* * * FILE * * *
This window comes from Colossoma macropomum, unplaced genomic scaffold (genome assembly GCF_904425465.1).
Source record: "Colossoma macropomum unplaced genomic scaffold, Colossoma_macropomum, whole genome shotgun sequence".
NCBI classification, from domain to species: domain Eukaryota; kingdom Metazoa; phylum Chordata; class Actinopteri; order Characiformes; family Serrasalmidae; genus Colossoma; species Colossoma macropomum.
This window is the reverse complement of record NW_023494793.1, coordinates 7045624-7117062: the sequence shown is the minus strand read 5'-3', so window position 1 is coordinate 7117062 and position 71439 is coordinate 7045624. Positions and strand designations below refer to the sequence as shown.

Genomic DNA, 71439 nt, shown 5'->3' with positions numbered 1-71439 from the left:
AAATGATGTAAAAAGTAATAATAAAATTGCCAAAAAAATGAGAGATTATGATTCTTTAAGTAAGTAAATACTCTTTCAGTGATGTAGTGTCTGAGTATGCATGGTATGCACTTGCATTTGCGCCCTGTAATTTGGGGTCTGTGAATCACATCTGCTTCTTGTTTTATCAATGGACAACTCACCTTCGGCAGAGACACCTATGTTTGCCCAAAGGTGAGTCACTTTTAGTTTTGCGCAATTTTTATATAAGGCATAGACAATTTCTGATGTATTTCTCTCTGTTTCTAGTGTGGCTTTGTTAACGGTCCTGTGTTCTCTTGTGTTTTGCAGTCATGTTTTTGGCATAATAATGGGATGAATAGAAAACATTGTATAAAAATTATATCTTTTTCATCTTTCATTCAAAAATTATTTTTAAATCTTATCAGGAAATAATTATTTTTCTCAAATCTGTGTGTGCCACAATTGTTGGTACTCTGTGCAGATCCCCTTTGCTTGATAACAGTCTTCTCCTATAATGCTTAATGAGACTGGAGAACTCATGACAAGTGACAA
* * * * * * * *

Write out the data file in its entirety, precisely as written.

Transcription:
This window comes from Colossoma macropomum, unplaced genomic scaffold (genome assembly GCF_904425465.1).
Source record: "Colossoma macropomum unplaced genomic scaffold, Colossoma_macropomum, whole genome shotgun sequence".
NCBI classification, from domain to species: domain Eukaryota; kingdom Metazoa; phylum Chordata; class Actinopteri; order Characiformes; family Serrasalmidae; genus Colossoma; species Colossoma macropomum.
This window is the reverse complement of record NW_023494793.1, coordinates 7045624-7117062: the sequence shown is the minus strand read 5'-3', so window position 1 is coordinate 7117062 and position 71439 is coordinate 7045624. Positions and strand designations below refer to the sequence as shown.

Genomic DNA, 71439 nt, shown 5'->3' with positions numbered 1-71439 from the left:
AAATGATGTAAAAAGTAATAATAAAATTGCCAAAAAAATGAGAGATTATGATTCTTTAAGTAAGTAAATACTCTTTCAGTGATGTAGTGTCTGAGTATGCATGGTATGCACTTGCATTTGCGCCCTGTAATTTGGGGTCTGTGAATCACATCTGCTTCTTGTTTTATCAATGGACAACTCACCTTCGGCAGAGACACCTATGTTTGCCCAAAGGTGAGTCACTTTTAGTTTTGCGCAATTTTTATATAAGGCATAGACAATTTCTGATGTATTTCTCTCTGTTTCTAGTGTGGCTTTGTTAACGGTCCTGTGTTCTCTTGTGTTTTGCAGTCATGTTTTTGGCATAATAATGGGATGAATAGAAAACATTGTATAAAAATTATATCTTTTTCATCTTTCATTCAAAAATTATTTTTAAATCTTATCAGGAAATAATTATTTTTCTCAAATCTGTGTGTGCCACAATTGTTGGTACTCTGTGCAGATCCCCTTTGCTTGATAACAGTCTTCTCCTATAATGCTTAATGAGACTGGAGAACTCATGACAAGTGACAA